Tacoma, Washington is by no means the most exotic of destinations but it’s all part of the preparations for our trip, plus it gives us a chance to work out the kinks in this whole blogging / photo posting business.
We’re headed to Tacoma in the first place because that’s where Anjel grew up, and where her mother and sister still live. Her mother has a nice house with a huge basement and she’s been kind enough to let us store the majority of our belongings there for the next 18 months. As I mentioned in previous posts, it turned out to be cheaper to rent a truck and drive it up there (factoring in gas, return trip, etc…) than to rent a storage place for 18 months. It also gave us a chance to make a mini-trip out of the excursion, stopping to see some friends and family along the way.
After a few early morning delays, we finally hit the road around 9:00, leaving Walnut Creek and pointing the truck North on Hwy 80 towards 5, settling back for an estimated 10 hours on the road. The destination for the day was Salem; the capital of Oregon and home of Frank McAuley – a friend of the family for the last 40+ years. He and my father met a week before they started High School and have remained close friends ever since. Though Mac originally grew up and lived very close to where my parents live, he served in the military after college and consequently lived a great many places, very few of which were nearby. It meant that my exposure to him, while growing up, was usually limited to a day or two at a time, maybe once a year. As I said to him at one point after Dad’s funeral: “Up until a few months ago, I had always kind of thought of you as Dad’s idiot friend.” Which he took with a smile and a laugh as I knew he would. Frank is a great guy, a wonderful musician and a complete fool (and would never deny it). I was lucky enough to have a few chances to get to know him in the months before Dad passed, though I never really understood the relationship that he had with my father until the Rosary the night before Dad’s funeral
As common at a Rosary, Dad’s brother Dave said a few words in remembrance after the service, and then opened up the floor to anyone else who wanted to say something. Several people came up and shared wonderful memories of dad – and then Mac came up. Part of me wishes I had a recording of what he said that night – part of me is glad I don’t because though I can’t remember all of the details, I just remember it as the most moving, most loving, most heartfelt remembrance of my father that I have ever heard. We all have our own vision of our parents – what they mean to us, who they are to us, but it’s not very common to get to truly understand how their good friends see them. People who, in Mac’s case for example, have over 40 years of shared times – from stupid things done together in High School, to stupid things done together in College, to stupid things done together well into their 50s. And of course mixed in there are all the difficult times too – the times when friends turn to each other for help. Something I know was a strong part of their relationship.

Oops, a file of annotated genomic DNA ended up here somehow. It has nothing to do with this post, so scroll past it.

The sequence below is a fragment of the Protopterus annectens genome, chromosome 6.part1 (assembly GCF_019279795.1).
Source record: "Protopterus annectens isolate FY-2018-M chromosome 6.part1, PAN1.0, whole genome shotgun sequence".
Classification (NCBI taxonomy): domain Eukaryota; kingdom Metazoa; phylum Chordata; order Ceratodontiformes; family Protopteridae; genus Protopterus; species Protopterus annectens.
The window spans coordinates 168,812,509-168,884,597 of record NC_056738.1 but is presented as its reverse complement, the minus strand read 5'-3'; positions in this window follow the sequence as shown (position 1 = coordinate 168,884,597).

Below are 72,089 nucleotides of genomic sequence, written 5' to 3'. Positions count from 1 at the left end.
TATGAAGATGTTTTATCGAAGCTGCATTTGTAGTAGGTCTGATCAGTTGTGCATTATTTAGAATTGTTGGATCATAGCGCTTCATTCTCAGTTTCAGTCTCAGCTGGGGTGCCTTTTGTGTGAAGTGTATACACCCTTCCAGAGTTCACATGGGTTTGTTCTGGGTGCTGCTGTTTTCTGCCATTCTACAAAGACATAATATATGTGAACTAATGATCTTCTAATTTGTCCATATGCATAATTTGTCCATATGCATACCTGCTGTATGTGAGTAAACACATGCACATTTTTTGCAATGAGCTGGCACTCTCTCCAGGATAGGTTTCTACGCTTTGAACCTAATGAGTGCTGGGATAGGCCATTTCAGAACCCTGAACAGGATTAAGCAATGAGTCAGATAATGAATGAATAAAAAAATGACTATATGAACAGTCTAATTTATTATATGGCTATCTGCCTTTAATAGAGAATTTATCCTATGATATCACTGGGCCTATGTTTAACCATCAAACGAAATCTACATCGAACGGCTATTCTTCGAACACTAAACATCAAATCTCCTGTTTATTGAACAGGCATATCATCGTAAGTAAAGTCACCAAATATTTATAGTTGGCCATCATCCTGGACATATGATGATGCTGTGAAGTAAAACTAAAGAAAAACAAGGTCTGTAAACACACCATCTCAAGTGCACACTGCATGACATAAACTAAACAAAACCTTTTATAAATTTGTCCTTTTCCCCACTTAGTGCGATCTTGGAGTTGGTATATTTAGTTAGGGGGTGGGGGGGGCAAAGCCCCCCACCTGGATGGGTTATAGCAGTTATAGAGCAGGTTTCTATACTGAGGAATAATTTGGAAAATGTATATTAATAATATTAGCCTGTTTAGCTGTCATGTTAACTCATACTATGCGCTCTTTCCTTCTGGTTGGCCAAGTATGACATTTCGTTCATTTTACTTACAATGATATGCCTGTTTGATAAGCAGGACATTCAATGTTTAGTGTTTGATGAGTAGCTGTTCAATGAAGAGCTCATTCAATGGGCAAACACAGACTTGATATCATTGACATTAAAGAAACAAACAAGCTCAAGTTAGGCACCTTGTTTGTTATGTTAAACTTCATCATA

So our stop in Salem was intended to give us a day or two with Mac, but also to bring him something. Back in college, Dad and Mac would throw their Bultacos into Dad’s VW bus and drive up in the hills for afternoons of dirtbiking. Dad has owned a number of bikes over the years (mostly vintage Trials bikes) but had never actually purchased a new bike for himself until two years ago when he picked up a Suzuki V-Strom 650. He rode it to work from time to time but he much preferred to use the bike for getting away. It was that bike that he and Mom rode when Anjel and I spent several days riding with them through Yosemite, visiting the ghost town of Bodie, and then heading up 11,000 feet above sea level to see the Bristlecone Pine Trees – at 5000 years old, the are the oldest living things on the planet. A year later we went on another trip, this time to Bryce Canyon, Utah and this time with Anjel’s sister Sophie along for the ride.
When dad passed his bike had less than 3500 miles on it, barely broken in, not ridden (I’m sure) nearly as much as he would have liked, but almost every one of those miles were spent alongside me, his brother, or both; and frequently with Mom on the back. It was, as motorcycling has always been for him, a way to spend time with friends and family.
All of this is leading somewhere – which is to explain why we were going to Salem in the first place. Anjel and I both have our own bikes (as does my Uncle Dave) and no one else in the immediate family rides. Though we were in no rush to get rid of the bike, it seemed like a shame to let it just sit (especially to sit for the entire time that we would be gone) so we thought of what to do with it. I called Mac and asked if he would have any interest in owning the bike. He hasn’t owned a bike for years and said he would be thrilled and honored. We agreed on terms and loaded the bike up to make the trip North.
The drive itself up to Salem was 100% uneventful. The truck had no cruise control, tape or CD player and an awkward passenger seat that caused your legs to fall asleep no matter what position you were trying to nap in. Plus, I left the gas cap behind at a gas station in Dunsmuir. Throughout the day we sampled the finest cuisine that Carl’s Jr. and Taco Bell had to offer and meandered along in the high 60s while shouting back and forth to one another as the in-cabin road noise was comparable to driving a convertible with the top down. The best part of the trip was probably the last 90 minutes or so when Anjel passed the time by reading aloud a few articles from the Motorcycle touring magazines I brought along (New Zealand, Russia, Ireland). We arrived in Salem almost exactly 10 hours after leaving Walnut Creek, went out for a nice Chinese dinner and then stayed up late drinking beer and looking at Mac’s extensive collection of guitars.